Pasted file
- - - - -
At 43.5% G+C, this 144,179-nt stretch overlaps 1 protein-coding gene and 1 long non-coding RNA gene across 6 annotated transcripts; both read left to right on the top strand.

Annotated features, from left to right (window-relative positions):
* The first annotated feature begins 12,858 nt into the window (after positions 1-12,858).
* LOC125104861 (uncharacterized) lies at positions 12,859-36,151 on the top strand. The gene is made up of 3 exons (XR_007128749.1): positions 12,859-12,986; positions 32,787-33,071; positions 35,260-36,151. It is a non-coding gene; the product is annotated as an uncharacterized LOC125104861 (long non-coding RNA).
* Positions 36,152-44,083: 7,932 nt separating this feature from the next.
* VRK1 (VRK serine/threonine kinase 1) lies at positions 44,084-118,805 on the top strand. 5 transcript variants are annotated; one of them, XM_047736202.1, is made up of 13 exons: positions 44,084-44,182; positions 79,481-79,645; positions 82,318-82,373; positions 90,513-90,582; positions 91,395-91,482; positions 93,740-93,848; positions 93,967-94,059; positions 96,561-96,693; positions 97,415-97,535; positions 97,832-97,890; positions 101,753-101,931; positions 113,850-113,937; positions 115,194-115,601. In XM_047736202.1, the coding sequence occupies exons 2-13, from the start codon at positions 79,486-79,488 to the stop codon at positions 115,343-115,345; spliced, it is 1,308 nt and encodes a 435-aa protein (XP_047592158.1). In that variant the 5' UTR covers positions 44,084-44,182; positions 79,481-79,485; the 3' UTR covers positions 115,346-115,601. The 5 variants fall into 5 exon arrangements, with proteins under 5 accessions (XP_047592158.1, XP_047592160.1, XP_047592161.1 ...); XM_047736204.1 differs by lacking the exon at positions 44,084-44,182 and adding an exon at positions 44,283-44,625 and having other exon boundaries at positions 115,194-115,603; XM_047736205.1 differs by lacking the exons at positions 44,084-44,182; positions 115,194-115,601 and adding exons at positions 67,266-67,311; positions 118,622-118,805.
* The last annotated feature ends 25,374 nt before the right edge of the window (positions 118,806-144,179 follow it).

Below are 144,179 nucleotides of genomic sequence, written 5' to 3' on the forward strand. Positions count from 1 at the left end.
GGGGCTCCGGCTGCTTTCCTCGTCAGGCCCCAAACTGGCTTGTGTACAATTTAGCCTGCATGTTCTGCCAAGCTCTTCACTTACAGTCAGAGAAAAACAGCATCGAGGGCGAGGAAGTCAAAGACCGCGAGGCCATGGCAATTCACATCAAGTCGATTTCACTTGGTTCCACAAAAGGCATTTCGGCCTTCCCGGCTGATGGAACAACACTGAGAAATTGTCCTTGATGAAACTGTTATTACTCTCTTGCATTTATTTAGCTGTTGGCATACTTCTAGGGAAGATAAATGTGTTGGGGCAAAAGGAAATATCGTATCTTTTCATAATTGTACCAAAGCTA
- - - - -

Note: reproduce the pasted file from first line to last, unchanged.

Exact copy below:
At 43.5% G+C, this 144,179-nt stretch overlaps 1 protein-coding gene and 1 long non-coding RNA gene across 6 annotated transcripts; both read left to right on the top strand.

Annotated features, from left to right (window-relative positions):
* The first annotated feature begins 12,858 nt into the window (after positions 1-12,858).
* LOC125104861 (uncharacterized) lies at positions 12,859-36,151 on the top strand. The gene is made up of 3 exons (XR_007128749.1): positions 12,859-12,986; positions 32,787-33,071; positions 35,260-36,151. It is a non-coding gene; the product is annotated as an uncharacterized LOC125104861 (long non-coding RNA).
* Positions 36,152-44,083: 7,932 nt separating this feature from the next.
* VRK1 (VRK serine/threonine kinase 1) lies at positions 44,084-118,805 on the top strand. 5 transcript variants are annotated; one of them, XM_047736202.1, is made up of 13 exons: positions 44,084-44,182; positions 79,481-79,645; positions 82,318-82,373; positions 90,513-90,582; positions 91,395-91,482; positions 93,740-93,848; positions 93,967-94,059; positions 96,561-96,693; positions 97,415-97,535; positions 97,832-97,890; positions 101,753-101,931; positions 113,850-113,937; positions 115,194-115,601. In XM_047736202.1, the coding sequence occupies exons 2-13, from the start codon at positions 79,486-79,488 to the stop codon at positions 115,343-115,345; spliced, it is 1,308 nt and encodes a 435-aa protein (XP_047592158.1). In that variant the 5' UTR covers positions 44,084-44,182; positions 79,481-79,485; the 3' UTR covers positions 115,346-115,601. The 5 variants fall into 5 exon arrangements, with proteins under 5 accessions (XP_047592158.1, XP_047592160.1, XP_047592161.1 ...); XM_047736204.1 differs by lacking the exon at positions 44,084-44,182 and adding an exon at positions 44,283-44,625 and having other exon boundaries at positions 115,194-115,603; XM_047736205.1 differs by lacking the exons at positions 44,084-44,182; positions 115,194-115,601 and adding exons at positions 67,266-67,311; positions 118,622-118,805.
* The last annotated feature ends 25,374 nt before the right edge of the window (positions 118,806-144,179 follow it).

Below are 144,179 nucleotides of genomic sequence, written 5' to 3' on the forward strand. Positions count from 1 at the left end.
GGGGCTCCGGCTGCTTTCCTCGTCAGGCCCCAAACTGGCTTGTGTACAATTTAGCCTGCATGTTCTGCCAAGCTCTTCACTTACAGTCAGAGAAAAACAGCATCGAGGGCGAGGAAGTCAAAGACCGCGAGGCCATGGCAATTCACATCAAGTCGATTTCACTTGGTTCCACAAAAGGCATTTCGGCCTTCCCGGCTGATGGAACAACACTGAGAAATTGTCCTTGATGAAACTGTTATTACTCTCTTGCATTTATTTAGCTGTTGGCATACTTCTAGGGAAGATAAATGTGTTGGGGCAAAAGGAAATATCGTATCTTTTCATAATTGTACCAAAGCTA